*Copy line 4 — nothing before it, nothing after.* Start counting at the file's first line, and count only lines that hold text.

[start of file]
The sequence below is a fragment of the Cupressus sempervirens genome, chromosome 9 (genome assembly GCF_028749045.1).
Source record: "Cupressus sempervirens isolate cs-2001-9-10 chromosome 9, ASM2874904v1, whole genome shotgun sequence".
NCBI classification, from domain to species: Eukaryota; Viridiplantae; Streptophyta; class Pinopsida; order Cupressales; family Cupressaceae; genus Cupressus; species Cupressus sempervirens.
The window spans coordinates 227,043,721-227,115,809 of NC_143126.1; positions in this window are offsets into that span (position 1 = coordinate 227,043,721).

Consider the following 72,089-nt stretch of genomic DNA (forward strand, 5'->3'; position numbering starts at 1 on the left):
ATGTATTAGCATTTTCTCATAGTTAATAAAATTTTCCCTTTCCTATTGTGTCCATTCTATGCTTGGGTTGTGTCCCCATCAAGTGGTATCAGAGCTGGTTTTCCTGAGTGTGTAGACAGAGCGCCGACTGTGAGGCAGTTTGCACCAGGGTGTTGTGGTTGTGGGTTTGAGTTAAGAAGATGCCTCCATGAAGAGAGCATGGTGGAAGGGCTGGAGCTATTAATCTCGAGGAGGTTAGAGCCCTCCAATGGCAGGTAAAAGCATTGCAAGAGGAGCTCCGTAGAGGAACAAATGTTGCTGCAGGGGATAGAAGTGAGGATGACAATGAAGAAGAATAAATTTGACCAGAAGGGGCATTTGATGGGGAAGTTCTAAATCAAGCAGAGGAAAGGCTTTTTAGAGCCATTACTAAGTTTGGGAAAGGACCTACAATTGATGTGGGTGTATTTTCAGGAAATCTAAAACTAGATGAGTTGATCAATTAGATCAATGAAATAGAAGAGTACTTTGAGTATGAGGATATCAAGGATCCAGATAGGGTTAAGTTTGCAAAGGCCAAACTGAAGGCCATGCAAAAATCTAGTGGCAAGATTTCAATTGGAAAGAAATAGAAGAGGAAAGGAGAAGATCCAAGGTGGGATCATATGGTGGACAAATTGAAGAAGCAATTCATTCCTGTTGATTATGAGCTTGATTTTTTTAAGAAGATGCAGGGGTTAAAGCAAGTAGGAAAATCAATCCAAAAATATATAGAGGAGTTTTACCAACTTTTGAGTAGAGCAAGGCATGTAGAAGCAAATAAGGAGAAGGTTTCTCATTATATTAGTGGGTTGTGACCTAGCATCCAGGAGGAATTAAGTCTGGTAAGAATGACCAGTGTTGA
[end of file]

The window spans coordinates 227,043,721-227,115,809 of NC_143126.1; positions in this window are offsets into that span (position 1 = coordinate 227,043,721).